Make Petition Specific

If you know in advance that your spouse will default, make your divorce petition specific as to what you want:

The first step for a “true default” case is to file your initial filings consisting of your Petition (FL-100) and Summons (FL-110), and if you have minor children, your UCCJEA (FL-105).  Read the “Initial Filings” section of this website for information about these forms and to learn how to serve the forms on your spouse.

If you know your spouse won’t cooperate before you even start the divorce process, then you want to handle the divorce petition (FL-100) a bit differently than you would if your spouse is going to cooperate.  You want the divorce petition to state, in as much detail as possible, exactly what orders you want the divorce judgment to include.  One way to do this is to attach to your divorce petition, as an exhibit, the exact Judgment of Dissolution you want the court to issue.

When you serve someone with a Summons and Petition, the Summons tells that person they have 30 days in which to file a Response with the court.  A typical divorce Petition tells the person, in very general terms, what kinds of orders you want for child custody, child support, spousal support, and the division of property.  If your spouse receives a copy of your Petition and does not file a Response (FL-120) within the 30 days, the court assumes your spouse agrees with all of the court orders you are requesting in your Petition.  If you attach a proposed Judgment of Dissolution as an exhibit to your Petition and you state in your Petition that you are requesting the court issue your proposed judgment, and you then serve your spouse with the Petition and your spouse fails to file a Response within the 30 day period, then the presumption will be that your spouse read your Petition, including your proposed judgment, and did not have a problem with any aspect of your proposed judgment.   The court will then approve your proposed judgment as part of the default process.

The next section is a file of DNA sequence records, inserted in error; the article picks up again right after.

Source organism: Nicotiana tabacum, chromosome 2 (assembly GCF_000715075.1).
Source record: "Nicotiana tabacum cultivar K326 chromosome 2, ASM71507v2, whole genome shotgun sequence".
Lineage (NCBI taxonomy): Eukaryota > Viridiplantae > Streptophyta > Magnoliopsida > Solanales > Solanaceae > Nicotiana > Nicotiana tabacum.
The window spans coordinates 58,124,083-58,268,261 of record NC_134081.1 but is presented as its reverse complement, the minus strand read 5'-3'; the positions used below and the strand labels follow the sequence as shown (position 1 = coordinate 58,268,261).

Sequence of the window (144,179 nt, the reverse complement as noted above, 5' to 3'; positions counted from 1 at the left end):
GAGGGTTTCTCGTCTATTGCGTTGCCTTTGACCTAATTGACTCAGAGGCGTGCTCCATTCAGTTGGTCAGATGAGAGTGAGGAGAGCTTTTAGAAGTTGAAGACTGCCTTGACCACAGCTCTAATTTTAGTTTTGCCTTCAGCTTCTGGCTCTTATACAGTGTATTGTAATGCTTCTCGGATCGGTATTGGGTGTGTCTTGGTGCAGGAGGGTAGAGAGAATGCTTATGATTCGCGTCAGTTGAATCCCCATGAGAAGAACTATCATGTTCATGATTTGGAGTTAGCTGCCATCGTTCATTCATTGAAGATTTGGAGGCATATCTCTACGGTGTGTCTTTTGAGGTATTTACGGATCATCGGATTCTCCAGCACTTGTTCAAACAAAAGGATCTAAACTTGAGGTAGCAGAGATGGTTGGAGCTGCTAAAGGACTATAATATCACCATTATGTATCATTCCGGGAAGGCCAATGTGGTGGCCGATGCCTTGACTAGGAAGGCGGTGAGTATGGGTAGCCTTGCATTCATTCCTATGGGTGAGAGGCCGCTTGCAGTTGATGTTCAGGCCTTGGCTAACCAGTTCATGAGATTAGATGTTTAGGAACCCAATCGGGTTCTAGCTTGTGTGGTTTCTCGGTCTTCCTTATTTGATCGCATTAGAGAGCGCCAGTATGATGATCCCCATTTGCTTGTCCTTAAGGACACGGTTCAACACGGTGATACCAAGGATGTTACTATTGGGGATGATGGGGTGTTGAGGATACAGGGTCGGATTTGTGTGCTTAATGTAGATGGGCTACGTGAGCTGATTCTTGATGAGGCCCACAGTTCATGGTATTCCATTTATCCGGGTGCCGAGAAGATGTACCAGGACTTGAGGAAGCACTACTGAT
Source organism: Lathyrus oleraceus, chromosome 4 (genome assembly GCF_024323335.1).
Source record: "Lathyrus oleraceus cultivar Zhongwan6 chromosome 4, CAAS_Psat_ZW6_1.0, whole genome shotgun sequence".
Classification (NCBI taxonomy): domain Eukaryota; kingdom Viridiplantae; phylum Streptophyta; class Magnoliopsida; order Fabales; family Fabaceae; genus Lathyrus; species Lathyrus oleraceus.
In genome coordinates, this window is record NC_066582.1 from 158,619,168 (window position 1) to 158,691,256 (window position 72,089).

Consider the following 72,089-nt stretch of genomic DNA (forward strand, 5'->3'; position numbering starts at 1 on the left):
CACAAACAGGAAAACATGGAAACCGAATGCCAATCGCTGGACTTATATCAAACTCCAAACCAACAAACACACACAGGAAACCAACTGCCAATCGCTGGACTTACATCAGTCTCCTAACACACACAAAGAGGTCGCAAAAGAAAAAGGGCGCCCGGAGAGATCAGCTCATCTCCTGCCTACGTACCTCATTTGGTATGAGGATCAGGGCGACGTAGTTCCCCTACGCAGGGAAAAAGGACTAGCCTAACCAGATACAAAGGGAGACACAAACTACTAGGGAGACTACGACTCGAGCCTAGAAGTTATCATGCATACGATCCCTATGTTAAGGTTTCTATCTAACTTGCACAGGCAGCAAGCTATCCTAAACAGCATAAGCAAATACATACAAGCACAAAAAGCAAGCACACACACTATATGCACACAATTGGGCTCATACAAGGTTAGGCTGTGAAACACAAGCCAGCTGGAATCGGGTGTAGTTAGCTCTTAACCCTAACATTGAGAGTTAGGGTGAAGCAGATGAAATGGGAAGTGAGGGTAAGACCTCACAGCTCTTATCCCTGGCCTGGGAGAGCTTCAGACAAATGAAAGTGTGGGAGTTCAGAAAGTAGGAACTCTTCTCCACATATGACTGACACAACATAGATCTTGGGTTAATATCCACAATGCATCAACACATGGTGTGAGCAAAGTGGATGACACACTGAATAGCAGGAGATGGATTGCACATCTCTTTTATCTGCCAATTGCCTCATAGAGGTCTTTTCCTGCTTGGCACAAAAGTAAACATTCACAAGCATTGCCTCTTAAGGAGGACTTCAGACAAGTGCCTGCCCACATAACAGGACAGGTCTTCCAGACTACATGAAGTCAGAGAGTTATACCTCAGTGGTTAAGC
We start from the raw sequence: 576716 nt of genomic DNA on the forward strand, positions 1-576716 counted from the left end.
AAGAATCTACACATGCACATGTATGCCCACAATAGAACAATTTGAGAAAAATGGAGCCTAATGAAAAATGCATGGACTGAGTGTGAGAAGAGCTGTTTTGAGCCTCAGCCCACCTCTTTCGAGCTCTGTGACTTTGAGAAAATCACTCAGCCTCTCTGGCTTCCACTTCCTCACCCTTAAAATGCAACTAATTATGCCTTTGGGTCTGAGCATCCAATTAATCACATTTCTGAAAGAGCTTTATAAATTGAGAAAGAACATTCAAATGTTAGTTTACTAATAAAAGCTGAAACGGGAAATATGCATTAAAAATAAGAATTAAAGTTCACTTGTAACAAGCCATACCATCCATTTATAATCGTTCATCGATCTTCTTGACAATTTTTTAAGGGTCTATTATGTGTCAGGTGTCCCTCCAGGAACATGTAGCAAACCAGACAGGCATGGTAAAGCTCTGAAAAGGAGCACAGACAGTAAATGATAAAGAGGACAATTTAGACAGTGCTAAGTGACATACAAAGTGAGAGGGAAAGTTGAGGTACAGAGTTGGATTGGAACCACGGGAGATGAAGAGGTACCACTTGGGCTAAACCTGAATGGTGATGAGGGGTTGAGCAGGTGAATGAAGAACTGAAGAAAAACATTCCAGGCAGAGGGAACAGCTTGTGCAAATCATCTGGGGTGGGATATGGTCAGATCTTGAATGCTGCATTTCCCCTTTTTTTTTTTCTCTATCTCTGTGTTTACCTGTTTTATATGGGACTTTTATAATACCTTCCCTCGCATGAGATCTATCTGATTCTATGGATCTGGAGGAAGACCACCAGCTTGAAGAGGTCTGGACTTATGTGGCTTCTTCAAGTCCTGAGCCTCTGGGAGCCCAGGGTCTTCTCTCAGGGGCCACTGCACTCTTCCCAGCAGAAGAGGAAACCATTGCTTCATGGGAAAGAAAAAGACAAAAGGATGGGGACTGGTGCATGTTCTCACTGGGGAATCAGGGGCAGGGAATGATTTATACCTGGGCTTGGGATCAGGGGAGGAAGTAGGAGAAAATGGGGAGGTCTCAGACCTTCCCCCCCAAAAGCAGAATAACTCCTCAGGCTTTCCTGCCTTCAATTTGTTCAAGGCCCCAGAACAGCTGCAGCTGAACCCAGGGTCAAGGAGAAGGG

If you don’t know how to draft a proposed Judgment of Dissolution, read the “Judgment” sections of this website.  For a true default case, you will use the Judicial Council forms approach to prepare your divorce judgment.

You don’t have to attach a proposed Judgment of Dissolution to your Petition (FL-100).  If you are not going to attach a proposed judgment to your Petition, then, when you fill out the Petition, put in as much information as you can about what you want your judgment to include.  Fill out and attach to your Petition the child custody forms that you want which are listed in section 6(c) of the FL-100.  For section 9, fill out and attach a separate property declaration (FL-160) listing all of your separate property.  For section 10 of the Petition, fill out and attach a community property declaration (FL-160).   All of these forms are contained in our Court Forms Database which you can access by clicking the “Court Forms” button on the navigation bar. The more information you include or attach to your Petition (FL-100), the more your spouse will be on notice as to what you want the court to order, and the more likely it is that your default judgment will withstand a future motion to set it aside.

You don’t want there to be any inconsistencies between what you ask for in your Petition and the judgment of dissolution you later ask the court to sign.  For example, assume you filled out the Petition (FL-100), did not attach a proposed judgment of dissolution, and in your Petition you did not check the box asking for an award of spousal support.  You then serve your spouse with the Summons and Petition and your spouse does not file a Response within the 30 days.  You take your spouse’s default.  You then obtain a judgment of dissolution that awards you spousal support.  Your spouse will be able to set aside the judgment of dissolution, or at least the part of the judgment that awards you spousal support, because the judgment you obtained includes orders that you did not request in your Petition.

Perhaps you did not know in advance that your spouse would not file a Response or cooperate with you after you served the Summons and Petition.  Your Petition is a bit vague as to what you are requesting in terms of a judgment.  What do you do?  One option is to file an amended Petition, with more detailed requests or with a proposed Judgment of Dissolution attached as an exhibit, and then serve your spouse with the amended Petition.  When your spouse again fails to file a Response in the 30 day period, then take your spouse’s default.  The court will approve your proposed judgment (assuming it is all in order) because your spouse was on notice as to the exact judgment your Petition was requesting the court to issue and your spouse elected to not respond.  An amended Petition is the same as the regular Petition (FL-100).  You just check the box that says “Amended” on page 1 that is located in the caption section of the Petition.  If you file an Amended Petition, you don’t need to pay another filing fee.


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